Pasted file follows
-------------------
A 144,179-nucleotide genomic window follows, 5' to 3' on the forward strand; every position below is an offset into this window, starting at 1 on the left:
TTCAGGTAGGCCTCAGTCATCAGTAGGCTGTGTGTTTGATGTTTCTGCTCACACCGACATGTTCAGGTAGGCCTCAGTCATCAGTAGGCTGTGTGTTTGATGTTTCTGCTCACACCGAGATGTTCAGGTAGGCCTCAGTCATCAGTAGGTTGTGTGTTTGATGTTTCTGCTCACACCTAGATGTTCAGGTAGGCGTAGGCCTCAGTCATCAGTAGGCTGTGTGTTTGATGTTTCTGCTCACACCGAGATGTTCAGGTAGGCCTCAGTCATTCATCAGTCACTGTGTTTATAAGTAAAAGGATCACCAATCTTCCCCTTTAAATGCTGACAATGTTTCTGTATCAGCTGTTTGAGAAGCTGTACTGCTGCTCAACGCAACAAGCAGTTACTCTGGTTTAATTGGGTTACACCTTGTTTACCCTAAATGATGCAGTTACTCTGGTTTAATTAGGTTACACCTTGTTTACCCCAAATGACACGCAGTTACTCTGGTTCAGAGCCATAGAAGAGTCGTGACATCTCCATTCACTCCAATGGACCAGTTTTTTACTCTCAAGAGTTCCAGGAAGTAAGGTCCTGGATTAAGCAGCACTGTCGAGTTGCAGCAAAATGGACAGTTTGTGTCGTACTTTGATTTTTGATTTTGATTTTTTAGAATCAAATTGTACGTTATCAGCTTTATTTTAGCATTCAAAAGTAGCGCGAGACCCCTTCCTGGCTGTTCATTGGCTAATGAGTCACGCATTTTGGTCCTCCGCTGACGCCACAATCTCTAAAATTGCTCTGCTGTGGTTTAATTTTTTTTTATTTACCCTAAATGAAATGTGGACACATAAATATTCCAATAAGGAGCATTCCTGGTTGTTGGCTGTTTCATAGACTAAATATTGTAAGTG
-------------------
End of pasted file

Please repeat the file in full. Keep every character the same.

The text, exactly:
A 144,179-nucleotide genomic window follows, 5' to 3' on the forward strand; every position below is an offset into this window, starting at 1 on the left:
TTCAGGTAGGCCTCAGTCATCAGTAGGCTGTGTGTTTGATGTTTCTGCTCACACCGACATGTTCAGGTAGGCCTCAGTCATCAGTAGGCTGTGTGTTTGATGTTTCTGCTCACACCGAGATGTTCAGGTAGGCCTCAGTCATCAGTAGGTTGTGTGTTTGATGTTTCTGCTCACACCTAGATGTTCAGGTAGGCGTAGGCCTCAGTCATCAGTAGGCTGTGTGTTTGATGTTTCTGCTCACACCGAGATGTTCAGGTAGGCCTCAGTCATTCATCAGTCACTGTGTTTATAAGTAAAAGGATCACCAATCTTCCCCTTTAAATGCTGACAATGTTTCTGTATCAGCTGTTTGAGAAGCTGTACTGCTGCTCAACGCAACAAGCAGTTACTCTGGTTTAATTGGGTTACACCTTGTTTACCCTAAATGATGCAGTTACTCTGGTTTAATTAGGTTACACCTTGTTTACCCCAAATGACACGCAGTTACTCTGGTTCAGAGCCATAGAAGAGTCGTGACATCTCCATTCACTCCAATGGACCAGTTTTTTACTCTCAAGAGTTCCAGGAAGTAAGGTCCTGGATTAAGCAGCACTGTCGAGTTGCAGCAAAATGGACAGTTTGTGTCGTACTTTGATTTTTGATTTTGATTTTTTAGAATCAAATTGTACGTTATCAGCTTTATTTTAGCATTCAAAAGTAGCGCGAGACCCCTTCCTGGCTGTTCATTGGCTAATGAGTCACGCATTTTGGTCCTCCGCTGACGCCACAATCTCTAAAATTGCTCTGCTGTGGTTTAATTTTTTTTTATTTACCCTAAATGAAATGTGGACACATAAATATTCCAATAAGGAGCATTCCTGGTTGTTGGCTGTTTCATAGACTAAATATTGTAAGTG